Self-publishing has become a remarkable phenomenon in this day and age. Whether it is articles or stories posted on blogs, or e-books, now anyone can write about anything and get “published” instantly. Often there are no boundaries and, best of all, no rejection letters. Some people think that blogging will increase their chance of getting published while others believe that it might cheapen the value of their work. Whatever your personal feelings are on the subject of self-publishing, when you look at the big contracts being offered for previously self-published books, it makes you wonder if it is something you should consider pursuing too.
We are familiar with the story of Amanda Hocking who scored a dream deal with St. Martin’s Press in March 2011 after the successful sales of her self-published books (of over a million copies). She confessed that she spent hours every day on the internet promoting and marketing her work. As to how and what she did though, she doesn’t say much.
I remember having read a similar story in one of my earlier issues of Writer’s Digest Magazine, almost a decade ago. The story of yet another self-published writer whose ambition and determination in marketing her book had secured her a deal with a publisher.
Here’s her story:
“The 32-year-old writer’s debut novel, Momma’s Baby, Daddy’s Maybe (Atria), snatched a six-figure deal in August 2003 when it was put up for auction by literary manager/producer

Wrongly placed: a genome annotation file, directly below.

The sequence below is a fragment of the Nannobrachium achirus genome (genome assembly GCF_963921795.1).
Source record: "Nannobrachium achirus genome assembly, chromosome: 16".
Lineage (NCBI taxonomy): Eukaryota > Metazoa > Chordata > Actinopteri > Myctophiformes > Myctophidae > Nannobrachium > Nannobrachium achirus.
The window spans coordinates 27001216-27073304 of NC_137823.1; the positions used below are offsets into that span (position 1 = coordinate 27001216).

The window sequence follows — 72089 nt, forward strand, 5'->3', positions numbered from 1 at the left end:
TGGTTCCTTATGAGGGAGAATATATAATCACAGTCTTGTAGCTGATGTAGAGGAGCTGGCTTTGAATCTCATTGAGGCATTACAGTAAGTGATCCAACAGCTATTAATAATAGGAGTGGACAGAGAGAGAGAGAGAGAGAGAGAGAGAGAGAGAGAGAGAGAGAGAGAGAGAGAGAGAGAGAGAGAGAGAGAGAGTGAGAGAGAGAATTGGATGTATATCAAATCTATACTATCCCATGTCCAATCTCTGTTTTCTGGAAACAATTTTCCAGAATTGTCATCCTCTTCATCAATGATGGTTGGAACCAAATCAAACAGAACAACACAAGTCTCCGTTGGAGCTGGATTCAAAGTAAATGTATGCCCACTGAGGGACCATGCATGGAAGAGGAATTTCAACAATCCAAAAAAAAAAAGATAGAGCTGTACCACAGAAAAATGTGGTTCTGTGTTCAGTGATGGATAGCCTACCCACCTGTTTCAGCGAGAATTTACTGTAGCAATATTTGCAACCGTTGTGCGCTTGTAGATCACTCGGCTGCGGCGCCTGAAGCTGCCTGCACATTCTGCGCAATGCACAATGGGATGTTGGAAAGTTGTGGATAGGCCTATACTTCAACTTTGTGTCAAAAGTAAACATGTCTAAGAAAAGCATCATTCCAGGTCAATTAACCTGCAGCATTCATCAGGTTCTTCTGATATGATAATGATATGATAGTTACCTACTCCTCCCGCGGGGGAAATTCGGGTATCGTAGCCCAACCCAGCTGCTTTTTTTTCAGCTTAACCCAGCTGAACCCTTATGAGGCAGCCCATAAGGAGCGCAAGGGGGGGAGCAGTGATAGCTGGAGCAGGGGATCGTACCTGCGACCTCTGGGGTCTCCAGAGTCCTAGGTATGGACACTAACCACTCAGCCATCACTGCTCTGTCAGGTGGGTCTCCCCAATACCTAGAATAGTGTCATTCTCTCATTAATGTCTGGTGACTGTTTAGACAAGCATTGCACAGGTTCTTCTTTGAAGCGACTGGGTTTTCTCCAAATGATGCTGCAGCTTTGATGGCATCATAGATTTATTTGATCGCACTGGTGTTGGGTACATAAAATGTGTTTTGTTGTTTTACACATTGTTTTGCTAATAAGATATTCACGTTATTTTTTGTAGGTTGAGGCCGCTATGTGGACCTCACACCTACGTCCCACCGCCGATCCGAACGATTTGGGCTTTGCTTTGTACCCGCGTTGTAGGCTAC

Ken Atchity of Atchity Entertainment International. (AEI)”
This after Dames sold 36,000 copies of her self-published book. What she did to promote her work is out of the ordinary and inspiring too.
When she wrote the first draft she hired editors and a publicist and began marketing herself and her title more than six months before she self-published it. She publicized on the internet information about the book and posted excerpts. She gathered contact information from thousands of readers this way, and then mailed out fliers, postcards and bookmarks to them and to many others whose information she purchased from legitimate mailing lists. She even traveled to small book-club conferences even though she didn’t have a book to show them. In her own words:
“I talked to anyone willing to listen. When the book did come out, everyone already knew about it.”
She first printed 3,000 copies of the book, and when the book came out, she set out on a book release tour and sold all the copies. She then ordered a second printing of 15,000. It didn’t take her long to sell these too.
Then she headed to the 2003 BookExpo America (BEA) in Lost Angeles with a bag stuffed with her debut novel. She attached to the inside cover of each book her résumé indicating how many copies she’d sold to date, how many bestseller lists she’d been on, and her contact information.
That’s when she met Ken Atchity. In his own words:
“How could I not listen? When you have someone as determined as Jamise who’d successfully self-published and sold 30,000-plus books in just a few months, you pay attention.”